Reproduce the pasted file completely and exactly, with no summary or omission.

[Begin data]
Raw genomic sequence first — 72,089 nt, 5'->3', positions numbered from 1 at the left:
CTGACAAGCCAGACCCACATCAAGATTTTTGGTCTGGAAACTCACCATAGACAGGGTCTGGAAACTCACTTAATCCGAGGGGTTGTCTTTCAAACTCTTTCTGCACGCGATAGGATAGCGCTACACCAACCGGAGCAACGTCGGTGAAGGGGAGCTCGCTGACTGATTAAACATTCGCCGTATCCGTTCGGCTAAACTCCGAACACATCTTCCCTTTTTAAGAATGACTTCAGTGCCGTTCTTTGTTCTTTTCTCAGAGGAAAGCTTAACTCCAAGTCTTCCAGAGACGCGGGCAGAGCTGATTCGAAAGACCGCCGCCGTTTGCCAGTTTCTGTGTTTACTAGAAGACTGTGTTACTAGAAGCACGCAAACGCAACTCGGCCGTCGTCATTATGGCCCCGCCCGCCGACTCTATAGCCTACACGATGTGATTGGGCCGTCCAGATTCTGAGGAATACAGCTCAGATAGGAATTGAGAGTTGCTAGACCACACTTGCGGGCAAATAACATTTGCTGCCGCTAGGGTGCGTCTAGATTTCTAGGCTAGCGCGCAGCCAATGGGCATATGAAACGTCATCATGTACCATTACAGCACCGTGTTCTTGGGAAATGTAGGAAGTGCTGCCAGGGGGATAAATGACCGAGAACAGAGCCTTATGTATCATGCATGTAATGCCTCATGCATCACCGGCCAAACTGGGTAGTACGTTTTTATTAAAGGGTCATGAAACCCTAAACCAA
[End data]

Raw genomic sequence first — 72,089 nt, 5'->3', positions numbered from 1 at the left:
CTGACAAGCCAGACCCACATCAAGATTTTTGGTCTGGAAACTCACCATAGACAGGGTCTGGAAACTCACTTAATCCGAGGGGTTGTCTTTCAAACTCTTTCTGCACGCGATAGGATAGCGCTACACCAACCGGAGCAACGTCGGTGAAGGGGAGCTCGCTGACTGATTAAACATTCGCCGTATCCGTTCGGCTAAACTCCGAACACATCTTCCCTTTTTAAGAATGACTTCAGTGCCGTTCTTTGTTCTTTTCTCAGAGGAAAGCTTAACTCCAAGTCTTCCAGAGACGCGGGCAGAGCTGATTCGAAAGACCGCCGCCGTTTGCCAGTTTCTGTGTTTACTAGAAGACTGTGTTACTAGAAGCACGCAAACGCAACTCGGCCGTCGTCATTATGGCCCCGCCCGCCGACTCTATAGCCTACACGATGTGATTGGGCCGTCCAGATTCTGAGGAATACAGCTCAGATAGGAATTGAGAGTTGCTAGACCACACTTGCGGGCAAATAACATTTGCTGCCGCTAGGGTGCGTCTAGATTTCTAGGCTAGCGCGCAGCCAATGGGCATATGAAACGTCATCATGTACCATTACAGCACCGTGTTCTTGGGAAATGTAGGAAGTGCTGCCAGGGGGATAAATGACCGAGAACAGAGCCTTATGTATCATGCATGTAATGCCTCATGCATCACCGGCCAAACTGGGTAGTACGTTTTTATTAAAGGGTCATGAAACCCTAAACCAA